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Published: March 28th 2020
ALAMANCE BATTLEFIELDALAMANCE AND THE FREE STATE OF JONES
The regulators fought here under the battle cry, "Damn your guns. Fire Away". It was a fierce scrap and the Regulators were defeated. Their position was at the monument on the right, the colonial militia and cannon were at the monument on the left.
There is nothing more American, perhaps, than mixed blood; unless it might be a good stout voice of strongly held anti-authoritarian sentiment. Oddly both intersected in the Piney Woods District in backwoods Jones County Mississippi during the Civil War. It resulted in a situation in which residents of Jones County and two adjacent counties voted to secede from the Confederacy. It did not, however, start there.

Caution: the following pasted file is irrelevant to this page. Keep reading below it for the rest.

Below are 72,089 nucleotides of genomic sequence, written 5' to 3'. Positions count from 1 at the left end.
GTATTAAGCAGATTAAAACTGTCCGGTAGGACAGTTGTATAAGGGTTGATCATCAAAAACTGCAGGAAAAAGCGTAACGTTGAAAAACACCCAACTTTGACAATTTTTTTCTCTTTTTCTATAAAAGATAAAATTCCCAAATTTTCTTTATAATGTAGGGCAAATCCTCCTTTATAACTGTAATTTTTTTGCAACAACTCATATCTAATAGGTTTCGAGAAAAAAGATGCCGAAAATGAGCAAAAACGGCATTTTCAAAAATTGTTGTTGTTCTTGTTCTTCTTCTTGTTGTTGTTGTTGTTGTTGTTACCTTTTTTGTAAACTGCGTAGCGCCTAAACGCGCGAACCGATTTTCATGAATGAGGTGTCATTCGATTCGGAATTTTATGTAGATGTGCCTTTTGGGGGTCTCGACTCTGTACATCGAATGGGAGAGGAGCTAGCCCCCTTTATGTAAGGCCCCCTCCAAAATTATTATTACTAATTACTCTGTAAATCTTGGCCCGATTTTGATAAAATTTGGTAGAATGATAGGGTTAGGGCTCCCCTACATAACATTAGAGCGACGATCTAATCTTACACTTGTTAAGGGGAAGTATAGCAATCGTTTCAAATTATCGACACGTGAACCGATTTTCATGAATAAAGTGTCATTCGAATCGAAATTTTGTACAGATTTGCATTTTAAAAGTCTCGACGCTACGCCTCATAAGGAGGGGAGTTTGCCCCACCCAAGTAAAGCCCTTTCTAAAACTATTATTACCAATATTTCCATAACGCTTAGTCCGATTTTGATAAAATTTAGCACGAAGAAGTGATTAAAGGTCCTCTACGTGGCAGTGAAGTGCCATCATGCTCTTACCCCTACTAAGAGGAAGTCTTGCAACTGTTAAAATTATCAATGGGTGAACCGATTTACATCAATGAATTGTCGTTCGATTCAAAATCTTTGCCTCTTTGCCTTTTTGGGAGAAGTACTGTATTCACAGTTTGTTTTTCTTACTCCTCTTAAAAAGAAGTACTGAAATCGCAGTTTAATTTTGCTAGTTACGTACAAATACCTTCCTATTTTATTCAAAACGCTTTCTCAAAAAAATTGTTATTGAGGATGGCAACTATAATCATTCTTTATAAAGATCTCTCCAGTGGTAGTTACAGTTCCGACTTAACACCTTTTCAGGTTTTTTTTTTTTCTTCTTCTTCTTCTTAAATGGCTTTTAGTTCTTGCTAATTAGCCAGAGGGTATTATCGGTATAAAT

Civil disobedience in America began in 1676 with the Bacon Rebellion in Virginia. Nathaniel Bacon opposed Governor Berkeley’s frontier Indian policy, gathered some followers who burned Jamestown to the ground, and sacked Berkeley’s home. The rebellion fell apart after Bacon got dysentery and pooped himself to death. Twenty seven of his followers were subsequently hanged and Berkeley was recalled to London. Berkeley favored peace with the Indians and offered them suffrage to give them a political voice. He also favored good treatment and suffrage for slaves. Bacon saw that the colony needed more land for the expanding European population and wanted to steal it from the Indians. Governor Berkeley operated a prosperous plantation near Jamestown called Green Springs. The first slaves that swaggered ashore in America
CONFEDERATE MONUMENT AT COURTHOUSE, OF COURSE